Africa News Bulletin

Ghana eyes 90% electricity access to spur sustainable development

Dr Matthew Opoku Prempeh, Energy Minister, says, government is intensifying efforts to make Ghana’s electricity access rate reach 90 per cent by 2024 from the current 88.85 per cent.

That, he said was to ensure that: “As we spread energy everywhere, we increase productivity and people prosper,” the Minister said at a press briefing in Accra.

He said the target was in line with the country’s quest to achieve Sustainable Development Goal (SDG) Seven – access to affordable, reliable, sustainable, and modern energy for all.

He said the country’s annual electricity demand increased of 10 per cent had made government come up with initiatives in the energy mix – hydro, thermal, and solar, while addressing challenges in the sector.

To that end, the government has signed two new Power Purchasing Agreements (PPAs) to add about 720 Mega Watts (MW) of power to the country’s generation capacity.

The agreement with AKSA Energy Company Limited includes a 370MW thermal plant in Tema and another 350MW thermal plant in Kumasi to stabilise and enhance power reliability across the country, while encouraging export.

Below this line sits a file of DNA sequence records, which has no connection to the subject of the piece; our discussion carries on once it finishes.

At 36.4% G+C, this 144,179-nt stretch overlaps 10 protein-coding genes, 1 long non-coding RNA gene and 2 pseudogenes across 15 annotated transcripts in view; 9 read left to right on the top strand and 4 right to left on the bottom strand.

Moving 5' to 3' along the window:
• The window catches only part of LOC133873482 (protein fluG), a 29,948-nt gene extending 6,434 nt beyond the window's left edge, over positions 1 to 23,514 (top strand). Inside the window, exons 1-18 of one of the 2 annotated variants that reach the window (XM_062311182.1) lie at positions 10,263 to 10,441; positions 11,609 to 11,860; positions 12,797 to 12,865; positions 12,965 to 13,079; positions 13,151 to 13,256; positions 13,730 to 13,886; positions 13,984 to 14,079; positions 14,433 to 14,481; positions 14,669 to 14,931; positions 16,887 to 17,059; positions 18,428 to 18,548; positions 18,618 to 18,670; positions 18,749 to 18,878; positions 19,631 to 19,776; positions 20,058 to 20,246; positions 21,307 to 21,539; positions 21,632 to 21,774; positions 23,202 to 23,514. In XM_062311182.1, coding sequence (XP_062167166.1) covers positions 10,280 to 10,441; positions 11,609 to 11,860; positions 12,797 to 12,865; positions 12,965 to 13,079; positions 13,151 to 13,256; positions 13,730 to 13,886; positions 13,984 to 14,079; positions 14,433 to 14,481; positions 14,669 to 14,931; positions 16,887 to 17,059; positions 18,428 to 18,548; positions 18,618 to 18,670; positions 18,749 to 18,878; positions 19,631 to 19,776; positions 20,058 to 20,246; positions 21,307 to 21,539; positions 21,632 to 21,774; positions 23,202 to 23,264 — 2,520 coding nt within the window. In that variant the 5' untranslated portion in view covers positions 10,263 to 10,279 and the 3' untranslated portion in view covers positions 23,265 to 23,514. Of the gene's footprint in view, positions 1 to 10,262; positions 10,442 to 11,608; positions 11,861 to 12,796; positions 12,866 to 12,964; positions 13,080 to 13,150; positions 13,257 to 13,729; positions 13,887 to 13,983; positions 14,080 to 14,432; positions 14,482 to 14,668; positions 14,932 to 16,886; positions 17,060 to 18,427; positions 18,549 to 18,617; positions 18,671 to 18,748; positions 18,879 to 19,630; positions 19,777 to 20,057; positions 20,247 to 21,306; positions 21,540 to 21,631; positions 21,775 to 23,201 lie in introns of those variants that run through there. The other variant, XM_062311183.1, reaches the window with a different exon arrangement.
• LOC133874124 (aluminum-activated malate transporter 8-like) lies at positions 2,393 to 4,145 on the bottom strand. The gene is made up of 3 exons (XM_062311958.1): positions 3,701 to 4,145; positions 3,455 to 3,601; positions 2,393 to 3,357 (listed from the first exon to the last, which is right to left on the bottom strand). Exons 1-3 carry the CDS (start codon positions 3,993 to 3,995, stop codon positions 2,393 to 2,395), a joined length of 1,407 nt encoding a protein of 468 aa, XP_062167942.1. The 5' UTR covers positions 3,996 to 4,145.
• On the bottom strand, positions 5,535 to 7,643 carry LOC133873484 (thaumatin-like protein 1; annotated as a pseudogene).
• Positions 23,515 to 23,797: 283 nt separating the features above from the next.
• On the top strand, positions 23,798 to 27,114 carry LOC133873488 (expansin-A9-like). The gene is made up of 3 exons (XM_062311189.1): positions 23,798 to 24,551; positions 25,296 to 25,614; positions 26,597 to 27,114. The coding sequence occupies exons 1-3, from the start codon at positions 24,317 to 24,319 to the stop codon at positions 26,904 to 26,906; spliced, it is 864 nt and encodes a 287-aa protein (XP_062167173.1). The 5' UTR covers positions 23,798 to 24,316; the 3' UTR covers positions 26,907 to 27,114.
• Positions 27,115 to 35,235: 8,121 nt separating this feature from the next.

There is an ongoing utility scale solar projects with 100MW solar Photovoltaic (PV) under construction at Bui, while a four Mega Watt floating Solar PV on the Bui Reservoir has been completed.

Dr Prempeh also stated that government was addressing the challenges of congestion of networks, over-age infrastructure and encroachment on right of ways, to support the achievement of the 90 per cent electricity access rate.

“We are improving things to ensure power generated is transmitted efficiently to all parts of the country,” he said.

He expressed concern about Electricity Company of Ghana (ECG) high technical, commercial and collection losses, cautioning that, “You [ECG] will soon lose the moral right to ask Ghanaians to pay more.”

As of September 2023, the power retailer (ECG) had incurred technical losses of GH¢1,279,369,021.42, commercial losses of GH¢2,758,872,791.21, and collection losses of GH¢2,050,373,143.47. 

“Nobody understands these losses, because no matter what you are doing, and how much you collect, you are losing it through these losses. It is becoming a sticky point, and we must find a way of dealing with it,” he said. 

To mitigate the losses, Dr Prempeh stated that his Ministry was collaborating with ECG on transformative efforts such as the digitalisation of the Company’s processes.

That comes as nearly 70 per cent of electricity consumers now pay their bills through the ECG app, which, together with the use of more modern metres, has resulted in an average monthly revenue of GH¢745 million for the Company.

In its April 2023 Africa Pulse report, the World Bank ranked Ghana first in electricity access rate in Sub-Saharan Africa, predicting that the oil-rich country would reach full electricity access by 2030.

Ghana Business News

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